Sarah Shannon Yoga



The Menstrual Cup


The Menstrual Cup: Why I am never buying tampons again


I recently decided to try the menstrual cup.

Not to be confused with a KeepCup, which I asked for when I stepped inside one of the health shops in town to buy one. The lady behind the desk looked confused, so I added, you know for menstruation. She smiled awkwardly, KeepCup is for coffee, she said. I think you’re looking for the Mooncup.

It was actually the OrganiCup I was looking for. Mooncup and OrganiCup seem to be the two popular brands. I decided to go with OrganiCup because I liked the packaging. And Instagram seemed to have made my mind up for me with daily sponsored ads from OrganiCup showing up on my feed for months.  

The first time I came across the menstrual cup was when I was researching essential packing items for my month backpacking on the Camino. Mooncup kept appearing on Camino blog posts. What the hell is that? New tab, google “Mooncup”. It is a female hygiene product that is inserted into the vagina during menstruation made of flexible medical grade silicone and shaped like a bell with a stem. I packed tampons in my backpack. 

But the menstrual cup followed me, as all good Google searched items do. First was on the Camino where a friend I made spoke highly about her menstrual cup. She said it was the best change she has ever made. I watched a TedTalk by surfer Sophie Hellyer, who is passionate about cleaning up our planet, and I thought yes the menstrual cup makes sense. Then Instagram stepped in, knowing I was on the fence, it sought to single-handedly convince me to make the change. Buy one OrganiCup, get the second free (why do I need two?), discounted offers and the hashtag #plasticfreeperiods became commonplace on my Instagram feed.

Why did I want to switch?

Number one reason is for the environment. (Halo slowly coming into soft focus above my head). According to OrganiCup, we will each use around 11,000 disposable tampons and/or pads in our lifetime. Pads contain plastic and most tampons have single-use plastic applicators. The OrganiCup can be used for up to 10 years. Our use of tampons and pads for that period (ahem) translates into about a truckload of waste per lady. Which I think OrganiCup should think about including in an advertising campaign, a picture of a truck emblazoned with a sign saying “Sarah’s Period 2008 - 2018”.

Second reason is to avoid chemicals. Most tampons use non-organic cotton which has been saturated in pesticides and insecticides. They also have chemicals such as dioxin, chlorine and rayon in them. By using tampons we are exposing our most sensitive parts of our body to these harmful substances.

Third reason is cleanliness. I hate everything to do with tampons. What are we supposed to do with them after? I feel a pang of guilt flushing them down the loo, still unsure if sewage systems can handle them but going ahead and doing it anyway.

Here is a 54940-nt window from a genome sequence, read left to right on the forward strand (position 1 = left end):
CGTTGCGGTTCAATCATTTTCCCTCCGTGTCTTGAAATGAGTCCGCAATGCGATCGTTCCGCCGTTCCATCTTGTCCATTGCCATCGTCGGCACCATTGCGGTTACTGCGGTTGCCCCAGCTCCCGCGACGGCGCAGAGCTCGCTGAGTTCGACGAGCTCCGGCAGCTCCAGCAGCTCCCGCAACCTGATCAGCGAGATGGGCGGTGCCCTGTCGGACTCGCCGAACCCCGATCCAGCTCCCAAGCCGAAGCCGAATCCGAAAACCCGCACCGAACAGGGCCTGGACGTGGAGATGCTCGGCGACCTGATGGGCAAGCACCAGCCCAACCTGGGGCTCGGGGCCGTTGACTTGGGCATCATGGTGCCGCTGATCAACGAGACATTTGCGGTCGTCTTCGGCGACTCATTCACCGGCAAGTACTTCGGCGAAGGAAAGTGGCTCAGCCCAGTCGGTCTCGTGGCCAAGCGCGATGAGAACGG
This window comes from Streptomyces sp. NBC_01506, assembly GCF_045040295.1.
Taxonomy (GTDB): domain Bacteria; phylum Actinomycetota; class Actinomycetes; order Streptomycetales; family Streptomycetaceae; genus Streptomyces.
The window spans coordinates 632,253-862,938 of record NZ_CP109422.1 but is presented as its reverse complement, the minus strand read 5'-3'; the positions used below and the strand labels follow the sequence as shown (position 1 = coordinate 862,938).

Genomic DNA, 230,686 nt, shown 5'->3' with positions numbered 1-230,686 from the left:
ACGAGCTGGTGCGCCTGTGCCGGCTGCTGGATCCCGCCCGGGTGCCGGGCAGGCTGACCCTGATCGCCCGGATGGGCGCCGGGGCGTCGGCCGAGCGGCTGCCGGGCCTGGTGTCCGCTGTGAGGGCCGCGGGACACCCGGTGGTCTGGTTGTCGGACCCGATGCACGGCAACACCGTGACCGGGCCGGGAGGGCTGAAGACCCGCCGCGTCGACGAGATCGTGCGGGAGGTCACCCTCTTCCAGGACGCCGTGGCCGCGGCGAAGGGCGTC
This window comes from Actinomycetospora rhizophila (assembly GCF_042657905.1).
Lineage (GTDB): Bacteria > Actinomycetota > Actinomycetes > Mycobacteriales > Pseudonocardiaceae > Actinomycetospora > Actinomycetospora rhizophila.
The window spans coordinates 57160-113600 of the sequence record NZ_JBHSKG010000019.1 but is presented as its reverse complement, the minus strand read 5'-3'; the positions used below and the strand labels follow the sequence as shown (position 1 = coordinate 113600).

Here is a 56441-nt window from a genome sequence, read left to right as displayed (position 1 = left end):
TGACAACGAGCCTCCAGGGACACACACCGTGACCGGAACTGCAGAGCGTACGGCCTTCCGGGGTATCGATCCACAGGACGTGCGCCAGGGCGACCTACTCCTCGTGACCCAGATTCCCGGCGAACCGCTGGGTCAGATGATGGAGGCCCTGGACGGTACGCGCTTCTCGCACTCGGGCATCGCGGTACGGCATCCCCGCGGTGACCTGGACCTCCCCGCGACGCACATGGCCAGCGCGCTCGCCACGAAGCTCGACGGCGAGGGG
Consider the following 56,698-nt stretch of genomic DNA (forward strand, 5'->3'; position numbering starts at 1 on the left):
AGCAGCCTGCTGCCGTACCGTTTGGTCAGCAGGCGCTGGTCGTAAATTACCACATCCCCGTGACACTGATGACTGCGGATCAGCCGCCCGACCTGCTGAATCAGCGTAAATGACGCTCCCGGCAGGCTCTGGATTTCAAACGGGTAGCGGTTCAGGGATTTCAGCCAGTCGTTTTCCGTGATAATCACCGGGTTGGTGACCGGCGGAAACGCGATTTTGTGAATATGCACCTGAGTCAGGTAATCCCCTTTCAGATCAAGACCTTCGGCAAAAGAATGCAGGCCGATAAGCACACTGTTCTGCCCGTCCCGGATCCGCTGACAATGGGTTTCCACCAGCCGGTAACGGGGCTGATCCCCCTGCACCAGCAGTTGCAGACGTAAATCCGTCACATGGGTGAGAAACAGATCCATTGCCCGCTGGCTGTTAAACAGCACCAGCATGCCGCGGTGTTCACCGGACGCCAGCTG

So these were my three reasons. And my experience this month with the menstrual cup? Wonderful.

The first insertion was a little strange. You fold the flexible silicon over into a C-shape and insert. The stem shape at the end takes the place of the tampon string and admittedly, this took a little getting used to. Now that I’m used to it I thank the eco-friendly manufacturers for no more string dangling between my legs and slipping out of my bikini while on holidays. It can be left in for longer than a tampon (up to 12 hours). It is clean and tidy, you just empty it and rinse it under the tap after use. And you can use it for years. Goodbye unsightly boxes of Tampax crowding up my bathroom shelves.

Before you ask I am not working for OrganiCup on a commission paid role. I chose this Danish brand because they come across as passionate about saving the environment. They use recycled packaging, organic non-bleached cotton for the little storage bag and all instructions are printed on the inside of the box so there is no extra waste. Trust the Danes for a clever design.

It is a big change from what we are used to, and change is never easy. We don’t like change. But I think this is an important one. By switching to the menstrual cup we are saving the planet and there will be no need for your personalised truck headed for the landfill site.   

I am a menstrual cup convert. Thank you friend on the Camino, thank you Sophie Hellyer and thank you Instagram for shoving it in my face and convincing me to try it. I hope I have done the same for you.

You can find OrganiCup (€24) in most health shops. I got mine in The Health Store in Dundrum Shopping Centre. You can buy online at Mooncup can be bought in Boots. There are different OrganiCup sizes: Size A (if you haven’t given birth) and Size B (if you have). This is the link to Sophie Hellyer’s TedTalk